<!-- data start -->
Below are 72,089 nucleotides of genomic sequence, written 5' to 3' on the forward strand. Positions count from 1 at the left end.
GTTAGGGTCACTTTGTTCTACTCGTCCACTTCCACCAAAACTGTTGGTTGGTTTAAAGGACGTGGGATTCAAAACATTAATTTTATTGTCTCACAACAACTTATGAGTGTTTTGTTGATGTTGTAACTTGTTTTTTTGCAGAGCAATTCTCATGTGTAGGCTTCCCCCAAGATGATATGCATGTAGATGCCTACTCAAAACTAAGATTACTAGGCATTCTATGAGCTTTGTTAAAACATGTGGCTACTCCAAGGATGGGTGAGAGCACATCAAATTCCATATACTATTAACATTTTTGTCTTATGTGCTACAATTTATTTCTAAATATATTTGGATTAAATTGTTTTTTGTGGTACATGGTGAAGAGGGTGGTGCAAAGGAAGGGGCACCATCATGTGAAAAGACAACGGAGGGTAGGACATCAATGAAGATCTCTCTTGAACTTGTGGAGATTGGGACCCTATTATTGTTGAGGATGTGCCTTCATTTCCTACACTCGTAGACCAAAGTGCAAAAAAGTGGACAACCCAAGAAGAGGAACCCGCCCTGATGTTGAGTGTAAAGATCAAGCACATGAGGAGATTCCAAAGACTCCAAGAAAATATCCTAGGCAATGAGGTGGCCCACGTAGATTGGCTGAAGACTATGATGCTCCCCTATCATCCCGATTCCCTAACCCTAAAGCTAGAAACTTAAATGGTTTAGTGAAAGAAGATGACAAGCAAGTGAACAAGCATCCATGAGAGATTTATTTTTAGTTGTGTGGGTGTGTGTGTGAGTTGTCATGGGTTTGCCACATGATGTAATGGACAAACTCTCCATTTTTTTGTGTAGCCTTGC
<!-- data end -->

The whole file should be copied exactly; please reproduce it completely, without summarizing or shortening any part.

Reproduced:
Below are 72,089 nucleotides of genomic sequence, written 5' to 3' on the forward strand. Positions count from 1 at the left end.
GTTAGGGTCACTTTGTTCTACTCGTCCACTTCCACCAAAACTGTTGGTTGGTTTAAAGGACGTGGGATTCAAAACATTAATTTTATTGTCTCACAACAACTTATGAGTGTTTTGTTGATGTTGTAACTTGTTTTTTTGCAGAGCAATTCTCATGTGTAGGCTTCCCCCAAGATGATATGCATGTAGATGCCTACTCAAAACTAAGATTACTAGGCATTCTATGAGCTTTGTTAAAACATGTGGCTACTCCAAGGATGGGTGAGAGCACATCAAATTCCATATACTATTAACATTTTTGTCTTATGTGCTACAATTTATTTCTAAATATATTTGGATTAAATTGTTTTTTGTGGTACATGGTGAAGAGGGTGGTGCAAAGGAAGGGGCACCATCATGTGAAAAGACAACGGAGGGTAGGACATCAATGAAGATCTCTCTTGAACTTGTGGAGATTGGGACCCTATTATTGTTGAGGATGTGCCTTCATTTCCTACACTCGTAGACCAAAGTGCAAAAAAGTGGACAACCCAAGAAGAGGAACCCGCCCTGATGTTGAGTGTAAAGATCAAGCACATGAGGAGATTCCAAAGACTCCAAGAAAATATCCTAGGCAATGAGGTGGCCCACGTAGATTGGCTGAAGACTATGATGCTCCCCTATCATCCCGATTCCCTAACCCTAAAGCTAGAAACTTAAATGGTTTAGTGAAAGAAGATGACAAGCAAGTGAACAAGCATCCATGAGAGATTTATTTTTAGTTGTGTGGGTGTGTGTGTGAGTTGTCATGGGTTTGCCACATGATGTAATGGACAAACTCTCCATTTTTTTGTGTAGCCTTGC